Through the Tariq Farid Foundation, we have been able to support many different worthwhile organizations. Most recently, we have had the opportunity to team up with the Spanish Community of Wallingford (SCOW), which helps members of the Hispanic community who are experiencing temporary financial setbacks.
Google does it. Major cities across the world do it. And now, thanks to a group of inspiring individuals, a small town of about 45,000 people in Connecticut is doing it — providing support for aspiring entrepreneurs with a small business incubator and co-working space.
HUBCAP Wallingford is the name of this special incubator, and what makes it so unique is that it is a collaboration between the local business community, entrepreneurs and the local school district designed to strengthen and expand downtown Wallingford as well as the entire state of Connecticut. Everyone wins and the community is made stronger.
The visionaries behind HUBCAP Wallingford are Dr. Salvatore Menzo, Wallingford Public Schools Superintendent; Liz Landow, Executive Director of Wallingford Center, Inc.; Vincenzo Landino, Global Community Manager, Market Edge; and Joe Mirra, the chairman of the Wallingford Economic Development Commission.
The Tariq Farid Foundation is a contributor to the project and in the time that I have spent with these individuals, it is clear that they have developed a program that could serve as a model for other communities across the United States.
They understand that technology has made it much easier to bring innovation and ideas to life. Often missing, however, are the means and resources to help today’s entrepreneurs follow their dreams and test the feasibility of their business ideas. By helping these entrepreneurs, HUBCAP is also helping the local economy and protecting the long-term health of the state’s economy.
The founders of HUBCAP also understand that often the most creative innovators and entrepreneurs can be found right in your own back yard. Given the encouragement and the resources, the youth of Wallingford are just as capable of developing the next big idea as anyone, thus the importance of the close partnership between HUBCAP and the Wallingford public school system.
In less than a year of operation, HUBCAP Wallingford has already helped 17-year-old Denisha Kuhlor turn her idea for a business into reality.
Why do I feel that the work of HUBCAP is so important?
While some private schools sit on endowments of millions or billions, many public school systems—such as Wallingford’s—struggle to find the funding for basic, much less innovative, programs. This didn’t stop Wallingford Superintendent Dr. Menzo from searching for ways to provide the opportunities, such as those provided by HUBCAP, that his students deserve and need to become competitive in today’s global marketplace.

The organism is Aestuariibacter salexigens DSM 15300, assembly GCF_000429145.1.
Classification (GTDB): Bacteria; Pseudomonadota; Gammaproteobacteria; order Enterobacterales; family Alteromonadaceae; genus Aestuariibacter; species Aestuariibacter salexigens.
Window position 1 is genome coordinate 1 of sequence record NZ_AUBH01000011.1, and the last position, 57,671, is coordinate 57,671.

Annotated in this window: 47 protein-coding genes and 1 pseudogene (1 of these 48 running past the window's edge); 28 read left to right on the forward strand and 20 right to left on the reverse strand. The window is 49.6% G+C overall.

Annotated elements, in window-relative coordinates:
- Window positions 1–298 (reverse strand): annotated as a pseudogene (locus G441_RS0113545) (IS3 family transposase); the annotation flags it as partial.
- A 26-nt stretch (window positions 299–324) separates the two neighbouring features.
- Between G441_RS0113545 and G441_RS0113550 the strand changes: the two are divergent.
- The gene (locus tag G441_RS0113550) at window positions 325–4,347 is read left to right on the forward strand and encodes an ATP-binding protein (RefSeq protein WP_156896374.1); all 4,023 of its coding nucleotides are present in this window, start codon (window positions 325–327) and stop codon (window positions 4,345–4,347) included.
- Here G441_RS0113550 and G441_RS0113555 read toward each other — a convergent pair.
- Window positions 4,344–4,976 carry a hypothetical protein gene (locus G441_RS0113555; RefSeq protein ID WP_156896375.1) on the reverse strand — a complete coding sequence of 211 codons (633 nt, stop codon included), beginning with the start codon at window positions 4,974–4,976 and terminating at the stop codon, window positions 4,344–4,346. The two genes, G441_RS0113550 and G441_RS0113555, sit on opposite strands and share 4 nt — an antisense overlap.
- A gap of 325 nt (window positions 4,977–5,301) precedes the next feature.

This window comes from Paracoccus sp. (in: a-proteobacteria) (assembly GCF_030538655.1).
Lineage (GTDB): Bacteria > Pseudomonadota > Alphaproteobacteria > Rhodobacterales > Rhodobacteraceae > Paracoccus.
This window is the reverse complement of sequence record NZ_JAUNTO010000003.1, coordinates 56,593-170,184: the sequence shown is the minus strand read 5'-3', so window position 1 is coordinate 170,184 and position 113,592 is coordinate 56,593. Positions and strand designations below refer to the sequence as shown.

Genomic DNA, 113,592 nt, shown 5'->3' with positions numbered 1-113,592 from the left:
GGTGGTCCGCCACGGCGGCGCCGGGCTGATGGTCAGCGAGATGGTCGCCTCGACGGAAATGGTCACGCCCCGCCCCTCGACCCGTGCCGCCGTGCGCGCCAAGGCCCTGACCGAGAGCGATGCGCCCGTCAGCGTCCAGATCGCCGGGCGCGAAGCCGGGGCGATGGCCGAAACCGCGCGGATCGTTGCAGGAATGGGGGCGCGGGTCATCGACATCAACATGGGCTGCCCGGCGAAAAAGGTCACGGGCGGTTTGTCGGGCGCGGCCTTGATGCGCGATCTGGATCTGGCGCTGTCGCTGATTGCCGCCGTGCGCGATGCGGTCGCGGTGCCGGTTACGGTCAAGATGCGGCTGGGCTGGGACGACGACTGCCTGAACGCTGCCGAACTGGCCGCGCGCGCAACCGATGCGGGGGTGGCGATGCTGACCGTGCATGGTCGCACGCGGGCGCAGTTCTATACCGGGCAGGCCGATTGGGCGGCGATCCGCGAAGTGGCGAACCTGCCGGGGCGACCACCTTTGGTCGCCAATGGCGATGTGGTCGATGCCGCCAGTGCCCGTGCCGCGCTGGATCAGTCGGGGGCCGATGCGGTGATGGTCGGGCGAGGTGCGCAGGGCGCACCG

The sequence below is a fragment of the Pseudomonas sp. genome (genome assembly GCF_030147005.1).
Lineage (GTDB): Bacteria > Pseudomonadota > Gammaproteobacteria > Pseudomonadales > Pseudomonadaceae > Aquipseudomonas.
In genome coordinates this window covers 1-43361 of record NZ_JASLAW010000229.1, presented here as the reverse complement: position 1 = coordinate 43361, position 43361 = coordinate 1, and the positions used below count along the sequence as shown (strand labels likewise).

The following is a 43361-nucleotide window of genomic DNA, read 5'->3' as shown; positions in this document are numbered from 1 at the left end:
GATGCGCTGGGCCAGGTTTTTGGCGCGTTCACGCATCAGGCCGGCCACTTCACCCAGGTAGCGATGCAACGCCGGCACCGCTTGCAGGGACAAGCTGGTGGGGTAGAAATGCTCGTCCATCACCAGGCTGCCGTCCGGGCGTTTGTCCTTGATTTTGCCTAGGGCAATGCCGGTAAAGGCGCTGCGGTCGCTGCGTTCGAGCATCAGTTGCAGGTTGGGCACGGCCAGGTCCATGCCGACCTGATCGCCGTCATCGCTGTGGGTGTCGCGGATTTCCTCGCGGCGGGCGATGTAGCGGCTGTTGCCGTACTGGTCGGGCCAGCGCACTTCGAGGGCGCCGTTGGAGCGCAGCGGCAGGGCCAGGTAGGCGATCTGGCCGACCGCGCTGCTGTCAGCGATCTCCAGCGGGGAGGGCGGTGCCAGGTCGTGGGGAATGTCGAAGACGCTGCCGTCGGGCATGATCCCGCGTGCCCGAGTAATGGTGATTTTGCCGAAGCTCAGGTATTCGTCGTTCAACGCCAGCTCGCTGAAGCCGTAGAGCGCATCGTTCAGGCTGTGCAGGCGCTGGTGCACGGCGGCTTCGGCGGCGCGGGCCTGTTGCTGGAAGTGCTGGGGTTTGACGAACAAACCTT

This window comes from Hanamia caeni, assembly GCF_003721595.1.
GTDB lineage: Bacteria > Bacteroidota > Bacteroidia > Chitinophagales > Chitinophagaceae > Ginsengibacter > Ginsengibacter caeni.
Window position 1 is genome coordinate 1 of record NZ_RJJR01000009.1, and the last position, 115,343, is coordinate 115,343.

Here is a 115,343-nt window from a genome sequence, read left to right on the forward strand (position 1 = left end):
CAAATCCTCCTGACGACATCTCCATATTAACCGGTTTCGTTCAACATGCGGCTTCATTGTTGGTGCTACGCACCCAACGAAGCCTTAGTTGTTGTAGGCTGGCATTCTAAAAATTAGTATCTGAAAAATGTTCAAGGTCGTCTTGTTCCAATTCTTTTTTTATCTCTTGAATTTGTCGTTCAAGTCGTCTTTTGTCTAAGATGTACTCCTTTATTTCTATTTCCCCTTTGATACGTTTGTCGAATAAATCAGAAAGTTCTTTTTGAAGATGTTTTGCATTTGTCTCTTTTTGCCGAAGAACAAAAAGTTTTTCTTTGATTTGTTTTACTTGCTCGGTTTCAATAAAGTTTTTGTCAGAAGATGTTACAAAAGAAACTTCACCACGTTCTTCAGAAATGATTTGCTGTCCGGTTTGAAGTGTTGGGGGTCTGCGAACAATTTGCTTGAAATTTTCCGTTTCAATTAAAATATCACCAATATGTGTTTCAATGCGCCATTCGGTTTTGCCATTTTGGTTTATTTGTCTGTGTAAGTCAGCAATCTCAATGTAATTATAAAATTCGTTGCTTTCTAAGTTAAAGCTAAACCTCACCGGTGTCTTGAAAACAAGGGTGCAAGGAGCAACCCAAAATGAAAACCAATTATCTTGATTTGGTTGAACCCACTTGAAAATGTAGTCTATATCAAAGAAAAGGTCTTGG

Last night, I was honored to take part in HUBCAP Wallingford’s inaugural “Entrepreneurs Speak” series. This intimate Q&A session provided an opportunity to share my experience of starting small businesses and growing them into large, successful companies. The conversation was made great by the questions of those who attended, including entrepreneurs, aspiring entrepreneurs, students and those who were simply curious to learn more.
When it was over, several people told me that they were inspired by my talk. I was very appreciative of their thoughts, however, I was the one who ended up being so impressed and inspired by what this small group of dedicated men and women have accomplished. It makes me very encouraged to know that tomorrow’s entrepreneurs are in such good hands today.
The first was Master’s Manna, a local food pantry by first glance, but in reality so much more. I was given a tour by Executive Director Cheryl Trzcinski, and I was stunned at what they are able to accomplish with a limited staff and how they have so many engaged volunteers.
Edible Arrangements has provided fresh fruit to the organization in the past, but I had no idea about the full range of services until I took the tour.
The place was a beehive of activity while we were there: families were shopping for food at the food pantry, others were eating in the Family Dining Center, clothing was being sorted and hung by volunteers, two students from the Summer Youth Employment Program were in orientation, the Community Health Center was in operation providing primary health care to anyone who needed it, and much, much more.
Cheryl said it was just a “typical day.”
We are fortunate to have people such as Cheryl and her team at Master’s Manna in our community.
I also had the pleasure of meeting recently with several founders of HUBCAP Wallingford, a small business incubator that works with our local school system to provide students with mentoring opportunities with local businesses.
After touring HUBCAP and hearing what its founders are trying to accomplish, I knew I had to help. Their mission reminded me of my own experience of working at a flower shop while in elementary school and being encouraged and inspired by the owner. I have been blessed to meet so many people over the years that gave me kind words of advice, and here is an organization doing the same.
When I created the Tariq Farid Foundation it was exactly these types of organizations that I was hoping to be able to support, and I was honored to be able to do so.
The passion of the individuals involved with these two organizations and the work they do is truly inspirational. I know that in every community across America there are similar organizations and individuals doing their part to build a stronger community, and I encourage you to seek them out and offer your support.
Sadly, there will always be a need, but fortunately there are those who are ready and willing to help. As leaders of our community, it is our responsibility to make sure they have the resources they need to fulfill their mission.